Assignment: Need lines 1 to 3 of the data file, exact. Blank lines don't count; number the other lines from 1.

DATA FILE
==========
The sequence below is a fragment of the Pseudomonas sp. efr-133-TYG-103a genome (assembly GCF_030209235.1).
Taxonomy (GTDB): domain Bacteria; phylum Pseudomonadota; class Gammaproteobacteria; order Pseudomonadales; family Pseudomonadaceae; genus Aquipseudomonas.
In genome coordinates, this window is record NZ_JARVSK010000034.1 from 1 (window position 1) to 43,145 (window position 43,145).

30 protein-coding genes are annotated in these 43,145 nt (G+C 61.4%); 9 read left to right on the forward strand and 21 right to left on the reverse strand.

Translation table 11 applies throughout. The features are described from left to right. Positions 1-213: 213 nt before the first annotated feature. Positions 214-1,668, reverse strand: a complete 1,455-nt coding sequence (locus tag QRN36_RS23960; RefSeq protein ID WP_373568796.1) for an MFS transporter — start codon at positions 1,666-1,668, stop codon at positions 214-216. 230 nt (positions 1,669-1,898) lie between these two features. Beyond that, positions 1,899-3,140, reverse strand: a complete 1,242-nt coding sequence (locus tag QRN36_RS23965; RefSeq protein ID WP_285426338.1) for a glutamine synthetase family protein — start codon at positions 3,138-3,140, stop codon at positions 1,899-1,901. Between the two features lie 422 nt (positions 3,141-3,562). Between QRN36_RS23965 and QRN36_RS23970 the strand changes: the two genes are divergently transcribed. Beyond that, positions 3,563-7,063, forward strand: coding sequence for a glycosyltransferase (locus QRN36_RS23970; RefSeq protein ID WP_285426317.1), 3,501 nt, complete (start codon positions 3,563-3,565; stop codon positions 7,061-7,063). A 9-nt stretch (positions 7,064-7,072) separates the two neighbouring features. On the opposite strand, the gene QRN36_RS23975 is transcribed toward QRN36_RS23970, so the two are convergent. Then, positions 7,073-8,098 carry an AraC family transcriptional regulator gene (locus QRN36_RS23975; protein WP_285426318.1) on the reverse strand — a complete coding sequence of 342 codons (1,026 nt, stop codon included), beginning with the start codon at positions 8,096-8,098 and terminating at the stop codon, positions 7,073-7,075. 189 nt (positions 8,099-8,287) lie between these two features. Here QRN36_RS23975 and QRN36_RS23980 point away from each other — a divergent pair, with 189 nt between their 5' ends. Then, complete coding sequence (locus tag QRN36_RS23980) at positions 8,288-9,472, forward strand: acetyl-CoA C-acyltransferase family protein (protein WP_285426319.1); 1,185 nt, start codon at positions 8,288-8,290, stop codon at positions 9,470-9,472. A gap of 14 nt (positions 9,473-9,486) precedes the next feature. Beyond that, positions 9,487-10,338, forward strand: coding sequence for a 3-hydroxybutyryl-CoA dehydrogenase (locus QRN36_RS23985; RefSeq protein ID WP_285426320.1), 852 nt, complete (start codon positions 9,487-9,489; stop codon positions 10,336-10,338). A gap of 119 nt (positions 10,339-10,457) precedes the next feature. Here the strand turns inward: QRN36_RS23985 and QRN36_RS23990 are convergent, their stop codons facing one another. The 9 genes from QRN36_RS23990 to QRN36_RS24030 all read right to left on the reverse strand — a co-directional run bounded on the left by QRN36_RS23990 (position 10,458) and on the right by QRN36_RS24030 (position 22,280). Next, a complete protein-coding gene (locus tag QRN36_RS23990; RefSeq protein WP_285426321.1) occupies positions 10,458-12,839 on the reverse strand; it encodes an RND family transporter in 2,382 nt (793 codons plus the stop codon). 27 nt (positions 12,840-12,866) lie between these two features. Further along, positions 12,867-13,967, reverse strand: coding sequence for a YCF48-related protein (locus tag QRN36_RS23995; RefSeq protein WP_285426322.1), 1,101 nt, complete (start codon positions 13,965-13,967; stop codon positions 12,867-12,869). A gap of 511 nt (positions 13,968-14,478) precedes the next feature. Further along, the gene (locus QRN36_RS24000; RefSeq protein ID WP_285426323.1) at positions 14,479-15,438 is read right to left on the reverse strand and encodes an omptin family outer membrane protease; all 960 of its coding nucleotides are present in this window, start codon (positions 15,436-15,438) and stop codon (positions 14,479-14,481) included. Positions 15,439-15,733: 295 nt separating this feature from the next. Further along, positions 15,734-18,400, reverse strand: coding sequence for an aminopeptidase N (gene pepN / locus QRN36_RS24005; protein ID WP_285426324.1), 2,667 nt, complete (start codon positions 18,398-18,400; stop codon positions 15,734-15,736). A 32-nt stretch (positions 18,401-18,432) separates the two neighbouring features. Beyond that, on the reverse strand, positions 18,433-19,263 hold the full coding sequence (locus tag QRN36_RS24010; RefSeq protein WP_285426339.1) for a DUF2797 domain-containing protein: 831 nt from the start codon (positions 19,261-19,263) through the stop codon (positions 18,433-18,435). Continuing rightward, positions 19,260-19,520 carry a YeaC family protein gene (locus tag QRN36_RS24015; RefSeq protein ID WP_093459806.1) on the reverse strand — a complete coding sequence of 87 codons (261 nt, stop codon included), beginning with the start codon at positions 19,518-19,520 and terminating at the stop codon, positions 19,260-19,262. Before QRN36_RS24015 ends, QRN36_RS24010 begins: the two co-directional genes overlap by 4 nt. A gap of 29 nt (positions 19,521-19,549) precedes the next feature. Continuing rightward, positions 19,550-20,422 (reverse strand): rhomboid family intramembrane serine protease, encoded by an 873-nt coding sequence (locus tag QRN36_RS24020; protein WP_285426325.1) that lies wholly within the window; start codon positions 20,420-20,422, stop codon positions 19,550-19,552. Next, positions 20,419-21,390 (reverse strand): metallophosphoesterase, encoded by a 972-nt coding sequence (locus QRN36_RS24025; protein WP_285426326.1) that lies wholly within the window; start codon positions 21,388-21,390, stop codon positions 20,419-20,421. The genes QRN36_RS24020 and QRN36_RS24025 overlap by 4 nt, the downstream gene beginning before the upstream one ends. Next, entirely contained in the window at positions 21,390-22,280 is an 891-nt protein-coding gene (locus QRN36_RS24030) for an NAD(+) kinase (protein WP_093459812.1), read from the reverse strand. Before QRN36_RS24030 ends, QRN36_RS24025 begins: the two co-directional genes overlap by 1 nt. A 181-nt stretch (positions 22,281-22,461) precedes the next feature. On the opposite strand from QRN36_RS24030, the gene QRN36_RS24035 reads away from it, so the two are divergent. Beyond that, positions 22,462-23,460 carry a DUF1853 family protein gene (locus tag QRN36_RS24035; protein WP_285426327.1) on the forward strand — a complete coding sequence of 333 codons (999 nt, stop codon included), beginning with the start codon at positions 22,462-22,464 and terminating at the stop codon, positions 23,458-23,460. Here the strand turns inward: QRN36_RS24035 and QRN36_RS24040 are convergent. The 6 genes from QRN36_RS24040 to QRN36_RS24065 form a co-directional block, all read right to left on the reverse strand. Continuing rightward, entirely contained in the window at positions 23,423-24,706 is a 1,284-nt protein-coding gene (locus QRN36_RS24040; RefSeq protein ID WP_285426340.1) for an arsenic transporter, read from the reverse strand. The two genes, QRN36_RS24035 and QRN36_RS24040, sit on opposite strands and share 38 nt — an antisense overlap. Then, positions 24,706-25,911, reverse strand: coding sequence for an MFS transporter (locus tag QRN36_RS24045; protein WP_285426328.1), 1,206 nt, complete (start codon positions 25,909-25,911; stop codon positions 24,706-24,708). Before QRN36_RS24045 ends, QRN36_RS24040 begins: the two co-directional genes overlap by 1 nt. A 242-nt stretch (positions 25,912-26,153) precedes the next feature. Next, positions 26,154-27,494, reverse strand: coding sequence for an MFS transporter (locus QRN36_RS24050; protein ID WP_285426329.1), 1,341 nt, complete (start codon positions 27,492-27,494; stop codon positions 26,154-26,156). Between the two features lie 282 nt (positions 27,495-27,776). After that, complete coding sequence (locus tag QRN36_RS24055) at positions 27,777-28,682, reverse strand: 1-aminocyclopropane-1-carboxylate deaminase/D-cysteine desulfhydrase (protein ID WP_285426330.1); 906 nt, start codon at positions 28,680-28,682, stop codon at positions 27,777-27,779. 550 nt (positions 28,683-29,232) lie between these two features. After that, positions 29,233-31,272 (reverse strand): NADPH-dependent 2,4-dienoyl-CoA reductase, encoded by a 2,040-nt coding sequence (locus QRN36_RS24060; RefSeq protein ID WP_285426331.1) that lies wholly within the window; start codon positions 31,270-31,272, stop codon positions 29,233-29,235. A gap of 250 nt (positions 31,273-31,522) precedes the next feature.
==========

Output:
The sequence below is a fragment of the Pseudomonas sp. efr-133-TYG-103a genome (assembly GCF_030209235.1).
Taxonomy (GTDB): domain Bacteria; phylum Pseudomonadota; class Gammaproteobacteria; order Pseudomonadales; family Pseudomonadaceae; genus Aquipseudomonas.
In genome coordinates, this window is record NZ_JARVSK010000034.1 from 1 (window position 1) to 43,145 (window position 43,145).